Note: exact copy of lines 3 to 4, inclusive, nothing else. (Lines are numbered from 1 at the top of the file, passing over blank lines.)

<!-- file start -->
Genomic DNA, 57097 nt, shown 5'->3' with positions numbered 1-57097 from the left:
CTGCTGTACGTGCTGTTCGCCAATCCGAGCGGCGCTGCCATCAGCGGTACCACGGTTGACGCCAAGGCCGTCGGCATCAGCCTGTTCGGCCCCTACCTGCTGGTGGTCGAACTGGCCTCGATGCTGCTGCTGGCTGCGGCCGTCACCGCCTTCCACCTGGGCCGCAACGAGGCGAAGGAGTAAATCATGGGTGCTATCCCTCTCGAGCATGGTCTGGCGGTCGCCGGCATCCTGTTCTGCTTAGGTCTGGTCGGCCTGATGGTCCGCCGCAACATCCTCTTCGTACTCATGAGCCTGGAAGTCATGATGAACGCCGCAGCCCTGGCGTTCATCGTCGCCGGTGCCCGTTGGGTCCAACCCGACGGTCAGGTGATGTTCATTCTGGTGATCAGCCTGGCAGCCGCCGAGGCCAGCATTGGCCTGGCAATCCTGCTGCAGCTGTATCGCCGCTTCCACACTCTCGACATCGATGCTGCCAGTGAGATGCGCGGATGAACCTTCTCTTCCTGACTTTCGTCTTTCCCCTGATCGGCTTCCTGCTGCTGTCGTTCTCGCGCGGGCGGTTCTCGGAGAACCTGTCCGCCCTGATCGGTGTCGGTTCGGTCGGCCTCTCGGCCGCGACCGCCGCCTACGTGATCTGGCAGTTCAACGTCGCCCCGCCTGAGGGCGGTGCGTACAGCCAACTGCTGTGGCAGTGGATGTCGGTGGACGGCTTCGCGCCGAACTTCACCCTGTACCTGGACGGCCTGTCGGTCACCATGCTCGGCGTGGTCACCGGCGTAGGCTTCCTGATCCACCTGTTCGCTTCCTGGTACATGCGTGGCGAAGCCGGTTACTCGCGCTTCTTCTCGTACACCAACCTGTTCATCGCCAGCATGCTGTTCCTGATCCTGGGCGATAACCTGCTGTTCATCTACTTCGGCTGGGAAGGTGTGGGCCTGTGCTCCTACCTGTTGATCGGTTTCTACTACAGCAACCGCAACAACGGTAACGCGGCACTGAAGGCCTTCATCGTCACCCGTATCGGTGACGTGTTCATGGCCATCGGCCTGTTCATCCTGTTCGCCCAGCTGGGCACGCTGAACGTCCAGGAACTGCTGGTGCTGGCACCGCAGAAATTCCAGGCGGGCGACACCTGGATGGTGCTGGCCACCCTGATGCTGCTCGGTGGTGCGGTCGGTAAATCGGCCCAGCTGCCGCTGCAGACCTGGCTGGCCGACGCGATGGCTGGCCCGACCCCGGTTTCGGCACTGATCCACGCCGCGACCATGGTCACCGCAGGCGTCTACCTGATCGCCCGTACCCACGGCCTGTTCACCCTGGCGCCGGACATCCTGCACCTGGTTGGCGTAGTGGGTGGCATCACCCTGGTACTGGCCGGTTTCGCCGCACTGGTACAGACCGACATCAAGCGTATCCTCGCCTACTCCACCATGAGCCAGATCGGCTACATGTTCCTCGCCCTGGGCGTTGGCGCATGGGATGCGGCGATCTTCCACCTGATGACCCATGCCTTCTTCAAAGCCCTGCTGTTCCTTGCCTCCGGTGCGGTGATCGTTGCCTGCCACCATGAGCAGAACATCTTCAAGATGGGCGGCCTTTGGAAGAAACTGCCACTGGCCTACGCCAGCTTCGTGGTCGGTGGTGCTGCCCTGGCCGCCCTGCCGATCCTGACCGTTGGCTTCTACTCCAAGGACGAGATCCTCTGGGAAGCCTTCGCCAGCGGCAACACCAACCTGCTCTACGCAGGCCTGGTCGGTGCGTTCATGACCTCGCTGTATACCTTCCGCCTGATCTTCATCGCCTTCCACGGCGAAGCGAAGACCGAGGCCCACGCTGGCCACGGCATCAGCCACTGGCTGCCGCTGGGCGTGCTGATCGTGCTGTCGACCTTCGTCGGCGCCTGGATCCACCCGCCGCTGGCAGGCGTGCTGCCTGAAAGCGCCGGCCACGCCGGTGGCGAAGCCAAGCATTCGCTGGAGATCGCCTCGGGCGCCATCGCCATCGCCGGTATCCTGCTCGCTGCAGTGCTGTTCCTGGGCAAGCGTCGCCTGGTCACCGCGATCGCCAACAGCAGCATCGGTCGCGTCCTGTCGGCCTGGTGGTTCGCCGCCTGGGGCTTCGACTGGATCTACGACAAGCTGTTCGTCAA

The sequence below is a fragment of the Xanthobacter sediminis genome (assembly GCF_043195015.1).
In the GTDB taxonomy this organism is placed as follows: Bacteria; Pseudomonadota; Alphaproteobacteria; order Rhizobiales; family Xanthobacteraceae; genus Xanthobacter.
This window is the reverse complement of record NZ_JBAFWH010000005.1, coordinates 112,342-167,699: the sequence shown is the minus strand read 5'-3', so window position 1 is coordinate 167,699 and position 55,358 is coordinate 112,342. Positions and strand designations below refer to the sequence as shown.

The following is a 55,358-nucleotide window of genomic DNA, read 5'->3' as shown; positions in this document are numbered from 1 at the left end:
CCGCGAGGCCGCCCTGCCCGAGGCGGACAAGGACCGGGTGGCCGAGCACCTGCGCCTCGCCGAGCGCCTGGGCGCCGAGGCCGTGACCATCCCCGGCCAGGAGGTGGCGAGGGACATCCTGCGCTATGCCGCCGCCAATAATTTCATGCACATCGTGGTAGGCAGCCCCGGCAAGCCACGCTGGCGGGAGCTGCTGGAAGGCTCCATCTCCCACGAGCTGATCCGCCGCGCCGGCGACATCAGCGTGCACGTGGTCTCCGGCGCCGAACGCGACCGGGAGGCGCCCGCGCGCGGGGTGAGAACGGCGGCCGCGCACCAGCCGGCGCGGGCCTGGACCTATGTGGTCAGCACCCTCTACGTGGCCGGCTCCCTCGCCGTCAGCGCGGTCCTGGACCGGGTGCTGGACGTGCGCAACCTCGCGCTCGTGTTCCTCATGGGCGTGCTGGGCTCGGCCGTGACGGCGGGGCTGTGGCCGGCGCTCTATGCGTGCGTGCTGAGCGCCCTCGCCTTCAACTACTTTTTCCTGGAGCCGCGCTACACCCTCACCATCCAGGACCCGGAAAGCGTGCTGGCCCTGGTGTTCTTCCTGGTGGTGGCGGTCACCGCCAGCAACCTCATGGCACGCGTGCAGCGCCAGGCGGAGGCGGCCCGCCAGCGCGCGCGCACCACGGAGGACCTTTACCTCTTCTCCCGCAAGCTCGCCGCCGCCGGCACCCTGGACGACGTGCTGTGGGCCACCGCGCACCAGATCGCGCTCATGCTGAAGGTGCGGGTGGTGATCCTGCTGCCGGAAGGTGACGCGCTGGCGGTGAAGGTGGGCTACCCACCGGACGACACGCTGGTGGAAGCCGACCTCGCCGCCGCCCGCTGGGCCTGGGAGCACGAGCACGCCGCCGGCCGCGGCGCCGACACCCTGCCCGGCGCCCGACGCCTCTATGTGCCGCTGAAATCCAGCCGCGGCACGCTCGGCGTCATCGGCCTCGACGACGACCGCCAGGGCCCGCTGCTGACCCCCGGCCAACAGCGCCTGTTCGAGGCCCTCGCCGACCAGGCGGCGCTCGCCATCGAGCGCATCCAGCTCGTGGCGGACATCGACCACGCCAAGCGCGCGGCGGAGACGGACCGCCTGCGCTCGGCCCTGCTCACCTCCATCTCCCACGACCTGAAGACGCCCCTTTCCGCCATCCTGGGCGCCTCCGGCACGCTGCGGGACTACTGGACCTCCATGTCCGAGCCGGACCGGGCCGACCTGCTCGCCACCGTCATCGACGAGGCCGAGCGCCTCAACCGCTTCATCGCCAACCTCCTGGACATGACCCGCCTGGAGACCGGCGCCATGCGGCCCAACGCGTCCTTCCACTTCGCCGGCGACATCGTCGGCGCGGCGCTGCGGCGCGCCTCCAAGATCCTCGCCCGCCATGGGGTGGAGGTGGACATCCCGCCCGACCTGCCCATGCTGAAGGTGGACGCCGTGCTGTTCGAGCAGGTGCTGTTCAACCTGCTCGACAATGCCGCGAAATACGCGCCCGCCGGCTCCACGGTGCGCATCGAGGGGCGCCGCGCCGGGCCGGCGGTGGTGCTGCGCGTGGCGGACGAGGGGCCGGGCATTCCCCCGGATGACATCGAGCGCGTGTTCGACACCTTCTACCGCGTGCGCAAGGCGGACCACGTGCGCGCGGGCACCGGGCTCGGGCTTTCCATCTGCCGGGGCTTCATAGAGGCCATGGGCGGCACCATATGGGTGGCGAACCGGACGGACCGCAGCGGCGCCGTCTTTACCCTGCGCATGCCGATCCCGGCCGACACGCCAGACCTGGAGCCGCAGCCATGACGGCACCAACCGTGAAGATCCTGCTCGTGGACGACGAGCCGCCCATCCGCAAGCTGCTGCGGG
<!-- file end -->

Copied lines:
The sequence below is a fragment of the Xanthobacter sediminis genome (assembly GCF_043195015.1).
In the GTDB taxonomy this organism is placed as follows: Bacteria; Pseudomonadota; Alphaproteobacteria; order Rhizobiales; family Xanthobacteraceae; genus Xanthobacter.